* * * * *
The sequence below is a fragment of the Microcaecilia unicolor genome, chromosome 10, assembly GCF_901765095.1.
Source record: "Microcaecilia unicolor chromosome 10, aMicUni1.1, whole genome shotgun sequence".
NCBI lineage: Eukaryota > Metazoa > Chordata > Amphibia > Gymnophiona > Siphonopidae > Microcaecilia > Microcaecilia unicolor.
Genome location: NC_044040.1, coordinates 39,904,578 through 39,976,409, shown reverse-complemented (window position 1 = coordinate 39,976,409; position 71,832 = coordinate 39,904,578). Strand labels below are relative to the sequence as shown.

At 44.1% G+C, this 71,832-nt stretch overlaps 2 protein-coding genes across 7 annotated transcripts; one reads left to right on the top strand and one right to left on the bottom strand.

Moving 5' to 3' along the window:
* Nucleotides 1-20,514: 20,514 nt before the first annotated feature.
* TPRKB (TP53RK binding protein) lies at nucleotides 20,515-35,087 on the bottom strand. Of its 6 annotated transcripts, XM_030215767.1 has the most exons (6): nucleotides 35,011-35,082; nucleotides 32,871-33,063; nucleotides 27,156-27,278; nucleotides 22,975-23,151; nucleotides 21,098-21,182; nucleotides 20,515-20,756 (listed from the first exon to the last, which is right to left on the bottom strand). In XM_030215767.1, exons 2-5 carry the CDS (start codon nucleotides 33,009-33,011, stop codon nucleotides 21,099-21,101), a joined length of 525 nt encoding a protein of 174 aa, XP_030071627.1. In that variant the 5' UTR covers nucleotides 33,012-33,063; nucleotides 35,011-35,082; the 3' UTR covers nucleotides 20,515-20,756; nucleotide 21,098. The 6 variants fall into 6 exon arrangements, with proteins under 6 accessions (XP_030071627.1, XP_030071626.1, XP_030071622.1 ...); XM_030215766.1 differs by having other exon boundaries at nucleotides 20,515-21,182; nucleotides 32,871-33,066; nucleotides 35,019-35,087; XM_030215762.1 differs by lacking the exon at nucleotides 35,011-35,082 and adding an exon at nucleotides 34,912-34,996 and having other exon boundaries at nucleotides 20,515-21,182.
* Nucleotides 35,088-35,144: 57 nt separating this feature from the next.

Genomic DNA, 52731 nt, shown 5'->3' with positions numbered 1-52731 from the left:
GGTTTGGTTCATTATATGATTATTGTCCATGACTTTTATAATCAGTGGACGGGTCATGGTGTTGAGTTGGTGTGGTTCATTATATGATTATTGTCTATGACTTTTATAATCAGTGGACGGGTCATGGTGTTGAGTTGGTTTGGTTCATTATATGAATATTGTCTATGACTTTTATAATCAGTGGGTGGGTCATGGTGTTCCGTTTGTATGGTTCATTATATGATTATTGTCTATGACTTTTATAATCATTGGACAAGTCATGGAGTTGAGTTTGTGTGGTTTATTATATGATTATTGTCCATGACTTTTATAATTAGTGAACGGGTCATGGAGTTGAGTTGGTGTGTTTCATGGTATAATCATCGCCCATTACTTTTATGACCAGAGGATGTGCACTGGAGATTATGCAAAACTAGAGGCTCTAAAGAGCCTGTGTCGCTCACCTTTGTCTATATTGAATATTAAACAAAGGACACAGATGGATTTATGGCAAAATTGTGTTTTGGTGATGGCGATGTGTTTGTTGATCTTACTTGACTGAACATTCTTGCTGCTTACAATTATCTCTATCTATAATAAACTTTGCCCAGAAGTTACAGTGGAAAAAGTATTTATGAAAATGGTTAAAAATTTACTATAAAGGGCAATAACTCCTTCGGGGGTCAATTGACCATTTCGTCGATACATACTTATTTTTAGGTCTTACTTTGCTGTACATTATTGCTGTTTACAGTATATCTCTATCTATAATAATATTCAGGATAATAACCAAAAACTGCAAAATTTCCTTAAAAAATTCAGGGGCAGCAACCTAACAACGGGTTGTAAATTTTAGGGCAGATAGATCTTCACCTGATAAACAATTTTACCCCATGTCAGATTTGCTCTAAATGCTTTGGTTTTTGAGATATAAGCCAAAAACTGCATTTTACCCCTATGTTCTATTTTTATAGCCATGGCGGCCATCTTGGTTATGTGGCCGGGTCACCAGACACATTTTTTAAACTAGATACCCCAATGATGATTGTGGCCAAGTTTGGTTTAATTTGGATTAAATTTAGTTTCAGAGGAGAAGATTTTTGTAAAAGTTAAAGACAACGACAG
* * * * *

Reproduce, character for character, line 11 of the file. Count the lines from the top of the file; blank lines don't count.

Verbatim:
GGTTTGGTTCATTATATGATTATTGTCCATGACTTTTATAATCAGTGGACGGGTCATGGTGTTGAGTTGGTGTGGTTCATTATATGATTATTGTCTATGACTTTTATAATCAGTGGACGGGTCATGGTGTTGAGTTGGTTTGGTTCATTATATGAATATTGTCTATGACTTTTATAATCAGTGGGTGGGTCATGGTGTTCCGTTTGTATGGTTCATTATATGATTATTGTCTATGACTTTTATAATCATTGGACAAGTCATGGAGTTGAGTTTGTGTGGTTTATTATATGATTATTGTCCATGACTTTTATAATTAGTGAACGGGTCATGGAGTTGAGTTGGTGTGTTTCATGGTATAATCATCGCCCATTACTTTTATGACCAGAGGATGTGCACTGGAGATTATGCAAAACTAGAGGCTCTAAAGAGCCTGTGTCGCTCACCTTTGTCTATATTGAATATTAAACAAAGGACACAGATGGATTTATGGCAAAATTGTGTTTTGGTGATGGCGATGTGTTTGTTGATCTTACTTGACTGAACATTCTTGCTGCTTACAATTATCTCTATCTATAATAAACTTTGCCCAGAAGTTACAGTGGAAAAAGTATTTATGAAAATGGTTAAAAATTTACTATAAAGGGCAATAACTCCTTCGGGGGTCAATTGACCATTTCGTCGATACATACTTATTTTTAGGTCTTACTTTGCTGTACATTATTGCTGTTTACAGTATATCTCTATCTATAATAATATTCAGGATAATAACCAAAAACTGCAAAATTTCCTTAAAAAATTCAGGGGCAGCAACCTAACAACGGGTTGTAAATTTTAGGGCAGATAGATCTTCACCTGATAAACAATTTTACCCCATGTCAGATTTGCTCTAAATGCTTTGGTTTTTGAGATATAAGCCAAAAACTGCATTTTACCCCTATGTTCTATTTTTATAGCCATGGCGGCCATCTTGGTTATGTGGCCGGGTCACCAGACACATTTTTTAAACTAGATACCCCAATGATGATTGTGGCCAAGTTTGGTTTAATTTGGATTAAATTTAGTTTCAGAGGAGAAGATTTTTGTAAAAGTTAAAGACAACGACAG